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Situated on the northeastern shore of Lake Minnetonka, the city of Wayzata abuts Browns Bay, Wayzata Bay, and Grays Bay, as well as the cities of Long Lake, Orono, Minnetonka, and Plymouth.

Wayzata is an outer ring suburb of Minneapolis, eleven miles to the west. It is in Hennepin County.

The Mdewakanton Dakota controlled the region until they were forced to cede it with the 1851 Traverse des Sioux Treaty, opening it for land claims. The first to file in the area that was to become Wayzata was Oscar E. Garrison, who built a cabin at what is now Lake Street and Broadway Avenue in 1852. In 1854, he surveyed the area and filed a claim for most of what is now Wayzata.

Other settlers came in 1855, and a blacksmith shop, hotel, sawmill, and other homes were built. Most of the early settlers were engaged in clear-cutting the trees to grow corn and wheat, but farming was devastated in 1857 by a grasshopper plague. Then ginseng was discovered in what was left of the hardwood forest. Ginseng root was in demand in the Orient, so Wayzata became a collection center for the roots that grew along the lake.

When commercial steamboat traffic on Lake Minnetonka became common, the position of Wayzata nearest to Saint Paul brought visitors to the new town. After the American Civil War, summer vacationers came to the lake, beginning a resort area for the town.

The Saint Paul and Pacific Railroad extended its tracks in 1867, and Wayzata became a transportation hub, with rail and lake traffic. At that time, James J. Hill, who later became the owner of the railroad, which he renamed the Great Northern Railway, was a freight agent for the Saint Paul and Pacific Railroad. With trains coming to Wayzata regularly, hotels were built around the lake. The Maurer House - West Hotel was built in the place where Garrison's cabin had been. With hotels located along the lakeshore, vacationers were transported from the railroad depot to their destinations by large paddlewheel boats, some carrying more than three thousand passengers.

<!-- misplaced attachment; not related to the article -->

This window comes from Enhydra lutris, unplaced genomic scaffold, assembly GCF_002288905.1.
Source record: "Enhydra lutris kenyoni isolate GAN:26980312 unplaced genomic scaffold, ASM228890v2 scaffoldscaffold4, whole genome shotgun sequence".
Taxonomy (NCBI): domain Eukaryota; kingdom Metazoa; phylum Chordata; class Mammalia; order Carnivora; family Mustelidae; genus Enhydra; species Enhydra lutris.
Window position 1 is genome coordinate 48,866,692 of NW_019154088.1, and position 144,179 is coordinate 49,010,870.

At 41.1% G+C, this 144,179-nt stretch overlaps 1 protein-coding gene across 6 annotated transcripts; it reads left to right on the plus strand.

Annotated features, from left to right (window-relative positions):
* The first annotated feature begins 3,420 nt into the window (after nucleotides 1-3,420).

In 1881, Wayzata broke from Minnetonka Township and became a village. The first village council banned saloons and demanded that the railroad tracks be moved away from the downtown business district, and at least three hundred feet from the shoreline. The railroad refused, prompting a lawsuit. The Minnesota Supreme Court ruled against the council in 1891, and Hill moved the railroad station a mile east of town, naming the new station Holdridge. For the next fifteen years, growth in Wayzata was stagnant. In 1905, the village council reconciled with the railroad, and Hill constructed a new depot near the Wayzata business district.

However, by 1890, the tourist era had wound down, and summer cottages began to replace the hotels and resorts along the lake, although some of them were large and elaborate. Wayzata became largely a residential community, with small commercial areas on each end of Lake Street.

US Route 12 was built in the 1930s, and the population nearly doubled in a decade. Wayzata became a city, with local industries and retail businesses. A dairy industry thrived for a short time but, by the end of the war, single-family residential homes were built on former dairy farms, the highway was widened and Wayzata became home to several people who worked in the Twin Cities or some of its other suburbs.

The land area of Wayzata doubled in the 1950s through annexation of land from Minnetonka, Orono, and Plymouth. Shopping centers were built, while the city's downtown area transitioned into shops focused on fashion, services, and executive offices.

This is a guide to the city of Wayzata, Minnesota. Appropriate topics for this category include websites representing the municipality, as well as local schools, churches and other places of worship, civic or business organizations, businesses, events, or individuals.



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